SEPTEMBER 3, 2023
NEW DELHI: For Surendar Kumar, 72, going for a doctor’s appointment is a nightmare. He has to climb down from his fourth-floor flat at Vandana Apartment in Rohini and climb up once again.
Kumar, who suffered a heart attack around a year ago, knows the exact count of stairs he has to climb to reach his house. “It is 65. I count each step to make this dreadful task easy,” he says. His wife, Sangeeta, 63, says when she was younger, she used to go out a lot but age and health issues have now confined her to her house. It would be different if they had an elevator.
The elderly couple are not alone. Many people around the city are discovering that it’s one thing for the government to formulate a policy and another to get its benefit. Despite DDA and MCD having relaxed norms for installing elevators in residential buildings, scores of families in the city are being forced to fight it out in court for years to get the lifts installed. Many elders, handicapped people and patients living on the upper floors of old buildings in Delhi claim that those who stay on the ground floor put a foot in the door by getting stays from courts.
“We bought this house more than 10 years ago after saving money for many years. Now, we can’t afford to move into a new house on the ground floor, which is why we want a lift to be installed in our building. However, the ground-floor people always object,” he says.
DDA had in 2011 eased the norms for installing lifts in apartment blocks. The new norm laid down that a lift could be installed once most flat owners in a block agreed. The consent of the ground-floor owners – which was earlier a stumbling block – was done away with. Later, in 2017, Delhi High Court ruled that installing lifts in service lanes or common areas of housing societies was not illegal. The court observed that lifts allowed residents of multi-storeyed buildings, including the aged and sick, to use their flats to the fullest.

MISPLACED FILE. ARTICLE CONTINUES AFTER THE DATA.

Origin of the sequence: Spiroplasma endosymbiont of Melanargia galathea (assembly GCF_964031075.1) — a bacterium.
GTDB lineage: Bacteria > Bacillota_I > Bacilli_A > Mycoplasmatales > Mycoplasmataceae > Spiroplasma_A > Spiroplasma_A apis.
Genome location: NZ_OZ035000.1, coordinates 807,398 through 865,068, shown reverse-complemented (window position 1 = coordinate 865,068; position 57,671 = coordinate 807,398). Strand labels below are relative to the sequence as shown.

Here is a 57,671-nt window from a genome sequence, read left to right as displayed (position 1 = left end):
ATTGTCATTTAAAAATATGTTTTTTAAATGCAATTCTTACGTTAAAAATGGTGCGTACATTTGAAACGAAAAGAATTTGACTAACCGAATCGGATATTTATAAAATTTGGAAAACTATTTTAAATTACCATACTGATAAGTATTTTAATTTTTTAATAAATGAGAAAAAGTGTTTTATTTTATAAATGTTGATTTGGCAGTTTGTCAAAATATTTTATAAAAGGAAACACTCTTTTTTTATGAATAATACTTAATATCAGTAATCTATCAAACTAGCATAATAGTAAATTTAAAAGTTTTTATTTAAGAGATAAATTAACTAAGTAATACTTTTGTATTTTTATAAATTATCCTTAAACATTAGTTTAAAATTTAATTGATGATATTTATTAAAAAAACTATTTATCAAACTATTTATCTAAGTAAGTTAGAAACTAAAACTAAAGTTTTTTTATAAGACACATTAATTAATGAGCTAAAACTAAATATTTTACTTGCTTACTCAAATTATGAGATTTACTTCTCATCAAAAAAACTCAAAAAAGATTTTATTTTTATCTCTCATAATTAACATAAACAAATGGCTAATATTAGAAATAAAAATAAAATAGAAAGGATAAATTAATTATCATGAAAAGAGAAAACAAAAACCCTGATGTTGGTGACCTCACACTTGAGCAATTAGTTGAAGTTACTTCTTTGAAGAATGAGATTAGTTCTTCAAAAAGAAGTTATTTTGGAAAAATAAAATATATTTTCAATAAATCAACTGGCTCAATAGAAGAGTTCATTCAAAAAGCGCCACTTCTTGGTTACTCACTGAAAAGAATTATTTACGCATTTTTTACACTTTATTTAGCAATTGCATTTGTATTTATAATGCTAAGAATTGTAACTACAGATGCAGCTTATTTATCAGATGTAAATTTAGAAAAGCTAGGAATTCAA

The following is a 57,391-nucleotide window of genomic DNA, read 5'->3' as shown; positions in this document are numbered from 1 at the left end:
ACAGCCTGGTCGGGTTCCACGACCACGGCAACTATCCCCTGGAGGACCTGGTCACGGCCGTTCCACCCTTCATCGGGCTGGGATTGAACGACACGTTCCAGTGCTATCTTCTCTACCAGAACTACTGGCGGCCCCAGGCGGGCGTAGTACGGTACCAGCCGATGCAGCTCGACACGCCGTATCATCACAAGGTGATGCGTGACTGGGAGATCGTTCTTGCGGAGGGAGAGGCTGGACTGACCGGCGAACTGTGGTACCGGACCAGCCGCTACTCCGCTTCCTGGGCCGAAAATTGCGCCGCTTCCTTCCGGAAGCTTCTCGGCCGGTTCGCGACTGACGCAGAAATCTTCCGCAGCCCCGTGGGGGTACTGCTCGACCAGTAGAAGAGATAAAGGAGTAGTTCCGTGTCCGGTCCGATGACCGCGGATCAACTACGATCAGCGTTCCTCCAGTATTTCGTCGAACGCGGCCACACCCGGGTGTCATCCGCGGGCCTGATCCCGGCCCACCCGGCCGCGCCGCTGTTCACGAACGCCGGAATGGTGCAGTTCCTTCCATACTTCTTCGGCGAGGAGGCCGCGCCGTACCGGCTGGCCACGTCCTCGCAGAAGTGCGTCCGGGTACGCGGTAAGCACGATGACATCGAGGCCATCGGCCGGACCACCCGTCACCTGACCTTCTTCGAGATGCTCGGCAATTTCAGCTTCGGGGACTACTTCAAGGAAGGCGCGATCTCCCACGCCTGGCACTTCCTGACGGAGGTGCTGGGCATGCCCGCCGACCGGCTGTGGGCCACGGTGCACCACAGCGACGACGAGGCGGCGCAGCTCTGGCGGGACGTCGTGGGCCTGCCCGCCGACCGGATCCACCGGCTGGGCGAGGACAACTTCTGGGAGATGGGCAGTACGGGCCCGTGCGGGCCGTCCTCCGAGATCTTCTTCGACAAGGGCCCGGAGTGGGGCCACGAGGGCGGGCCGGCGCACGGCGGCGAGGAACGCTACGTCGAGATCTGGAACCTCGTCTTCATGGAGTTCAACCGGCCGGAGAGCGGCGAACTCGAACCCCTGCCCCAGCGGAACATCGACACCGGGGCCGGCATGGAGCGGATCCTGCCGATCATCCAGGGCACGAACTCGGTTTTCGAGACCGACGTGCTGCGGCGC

The cost of installing a lift is Rs 15-18 lakh, which the flat owners have to bear, besides the cost involved in shifting or removing any utilities.
Sarabjit Kaur, 68, who is a cancer survivor, stays in the same apartment. Since she was diagnosed with cancer in her right leg, mobility has been a major issue for her.
“While the law lets us install a lift, it’s not easy. The ground-floor owners usually get stay orders due to which the fight becomes a legal battle that goes on for years. So, what is the point of these new laws? We have been fighting to get a lift for our building since 2019 without any success,” she rues.
Her son, Mandeep Singh, 35, recalled the traumatic period of the Covid pandemic. “My parents got infected and taking them for any check-up became a huge task. It was extremely difficult for me to climb down the stairs carrying my father and oxygen cylinders. I am worried that if some medical emergency happens, it could be difficult to get them medical help on time.”
Hernia patient Suneel Vats, 62, who is at the forefront of the battle to get a lift installed in his complex, says, “Ground-floor residents have vague reasons for not letting an elevator be installed. They claim that there will be noise outside their house or the walls of their house will get affected or that there will be less space for them to move around. There is no humanity left.”
“When India has set foot on the moon, we all are just hoping our journey from our homes becomes less painful and comfortable,” he says.
Lawyer Rajiv Nanda says he has been getting many requests from several other complexes for his advice on this issue. “People are scared that despite there being a law, ground-floor residents will create legal bottlenecks. Several cases are pending in court,” he claims.
Speaking about possible solutions, he says, “The government should intervene and make lifts mandatory for buildings which go above the third floor. Further, many of these pending cases should be combined so that there is a quicker resolution for people, especially the elderly. Why should they suffer!”